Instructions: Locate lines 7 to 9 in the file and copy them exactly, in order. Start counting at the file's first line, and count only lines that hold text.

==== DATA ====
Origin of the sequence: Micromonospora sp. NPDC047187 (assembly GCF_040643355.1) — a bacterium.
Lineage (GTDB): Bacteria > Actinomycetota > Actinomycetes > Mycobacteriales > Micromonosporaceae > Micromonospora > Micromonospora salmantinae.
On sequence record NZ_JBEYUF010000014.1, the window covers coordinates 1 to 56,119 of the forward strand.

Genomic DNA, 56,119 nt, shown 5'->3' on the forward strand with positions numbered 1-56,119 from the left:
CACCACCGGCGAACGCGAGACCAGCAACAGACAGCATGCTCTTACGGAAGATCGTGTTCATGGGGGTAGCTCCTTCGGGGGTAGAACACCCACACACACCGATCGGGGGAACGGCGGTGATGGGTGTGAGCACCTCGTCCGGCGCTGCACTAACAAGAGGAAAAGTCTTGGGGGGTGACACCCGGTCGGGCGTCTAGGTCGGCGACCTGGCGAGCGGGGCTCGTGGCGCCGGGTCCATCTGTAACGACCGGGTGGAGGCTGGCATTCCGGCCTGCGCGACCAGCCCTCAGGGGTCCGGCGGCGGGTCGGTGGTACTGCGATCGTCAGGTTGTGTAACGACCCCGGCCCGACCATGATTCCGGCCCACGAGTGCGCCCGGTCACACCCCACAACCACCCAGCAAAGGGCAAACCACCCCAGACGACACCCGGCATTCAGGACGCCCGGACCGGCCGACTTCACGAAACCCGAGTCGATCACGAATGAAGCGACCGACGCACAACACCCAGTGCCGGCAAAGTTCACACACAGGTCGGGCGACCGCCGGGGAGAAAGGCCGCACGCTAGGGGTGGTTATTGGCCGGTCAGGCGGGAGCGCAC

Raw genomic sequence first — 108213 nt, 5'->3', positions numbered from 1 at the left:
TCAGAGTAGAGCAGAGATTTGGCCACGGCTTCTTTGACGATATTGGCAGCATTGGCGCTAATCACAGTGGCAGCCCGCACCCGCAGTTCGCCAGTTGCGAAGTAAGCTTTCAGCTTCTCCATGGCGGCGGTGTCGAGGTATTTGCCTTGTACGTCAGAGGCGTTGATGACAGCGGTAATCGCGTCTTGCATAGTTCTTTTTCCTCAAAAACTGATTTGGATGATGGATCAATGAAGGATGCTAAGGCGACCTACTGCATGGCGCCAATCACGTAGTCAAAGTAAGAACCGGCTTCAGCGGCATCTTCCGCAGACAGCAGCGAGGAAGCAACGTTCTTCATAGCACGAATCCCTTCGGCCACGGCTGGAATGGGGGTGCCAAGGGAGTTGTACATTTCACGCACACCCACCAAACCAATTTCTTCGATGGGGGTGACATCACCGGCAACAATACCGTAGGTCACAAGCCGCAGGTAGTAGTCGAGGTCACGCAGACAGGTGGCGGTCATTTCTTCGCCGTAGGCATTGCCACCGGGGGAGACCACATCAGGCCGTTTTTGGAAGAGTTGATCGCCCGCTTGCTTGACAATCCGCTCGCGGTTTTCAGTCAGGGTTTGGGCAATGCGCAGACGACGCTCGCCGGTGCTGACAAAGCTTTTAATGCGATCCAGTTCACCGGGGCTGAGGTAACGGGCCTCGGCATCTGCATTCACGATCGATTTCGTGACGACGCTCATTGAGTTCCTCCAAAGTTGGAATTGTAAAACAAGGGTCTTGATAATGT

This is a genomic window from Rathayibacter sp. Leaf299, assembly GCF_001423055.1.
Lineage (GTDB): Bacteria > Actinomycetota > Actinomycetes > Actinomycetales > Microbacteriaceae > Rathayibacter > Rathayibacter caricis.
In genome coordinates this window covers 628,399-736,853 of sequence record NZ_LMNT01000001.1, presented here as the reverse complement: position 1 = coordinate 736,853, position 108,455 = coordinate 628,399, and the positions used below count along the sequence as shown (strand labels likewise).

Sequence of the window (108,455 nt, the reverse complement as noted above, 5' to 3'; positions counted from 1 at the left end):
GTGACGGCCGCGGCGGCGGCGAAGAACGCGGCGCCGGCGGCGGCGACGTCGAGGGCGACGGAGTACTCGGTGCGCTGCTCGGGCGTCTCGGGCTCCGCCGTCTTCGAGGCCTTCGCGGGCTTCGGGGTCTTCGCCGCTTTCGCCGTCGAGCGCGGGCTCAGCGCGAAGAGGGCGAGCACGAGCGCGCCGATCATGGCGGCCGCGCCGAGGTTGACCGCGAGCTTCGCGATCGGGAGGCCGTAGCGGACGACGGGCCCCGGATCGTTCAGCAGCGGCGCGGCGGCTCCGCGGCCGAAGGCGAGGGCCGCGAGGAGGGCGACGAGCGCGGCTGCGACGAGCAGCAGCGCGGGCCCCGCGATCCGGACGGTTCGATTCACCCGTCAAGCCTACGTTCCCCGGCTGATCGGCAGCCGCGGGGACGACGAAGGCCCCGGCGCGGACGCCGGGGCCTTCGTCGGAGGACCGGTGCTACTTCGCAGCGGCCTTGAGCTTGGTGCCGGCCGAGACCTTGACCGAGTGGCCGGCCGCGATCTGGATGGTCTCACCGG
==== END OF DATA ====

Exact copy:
TCAGAGTAGAGCAGAGATTTGGCCACGGCTTCTTTGACGATATTGGCAGCATTGGCGCTAATCACAGTGGCAGCCCGCACCCGCAGTTCGCCAGTTGCGAAGTAAGCTTTCAGCTTCTCCATGGCGGCGGTGTCGAGGTATTTGCCTTGTACGTCAGAGGCGTTGATGACAGCGGTAATCGCGTCTTGCATAGTTCTTTTTCCTCAAAAACTGATTTGGATGATGGATCAATGAAGGATGCTAAGGCGACCTACTGCATGGCGCCAATCACGTAGTCAAAGTAAGAACCGGCTTCAGCGGCATCTTCCGCAGACAGCAGCGAGGAAGCAACGTTCTTCATAGCACGAATCCCTTCGGCCACGGCTGGAATGGGGGTGCCAAGGGAGTTGTACATTTCACGCACACCCACCAAACCAATTTCTTCGATGGGGGTGACATCACCGGCAACAATACCGTAGGTCACAAGCCGCAGGTAGTAGTCGAGGTCACGCAGACAGGTGGCGGTCATTTCTTCGCCGTAGGCATTGCCACCGGGGGAGACCACATCAGGCCGTTTTTGGAAGAGTTGATCGCCCGCTTGCTTGACAATCCGCTCGCGGTTTTCAGTCAGGGTTTGGGCAATGCGCAGACGACGCTCGCCGGTGCTGACAAAGCTTTTAATGCGATCCAGTTCACCGGGGCTGAGGTAACGGGCCTCGGCATCTGCATTCACGATCGATTTCGTGACGACGCTCATTGAGTTCCTCCAAAGTTGGAATTGTAAAACAAGGGTCTTGATAATGT

This is a genomic window from Rathayibacter sp. Leaf299, assembly GCF_001423055.1.
Lineage (GTDB): Bacteria > Actinomycetota > Actinomycetes > Actinomycetales > Microbacteriaceae > Rathayibacter > Rathayibacter caricis.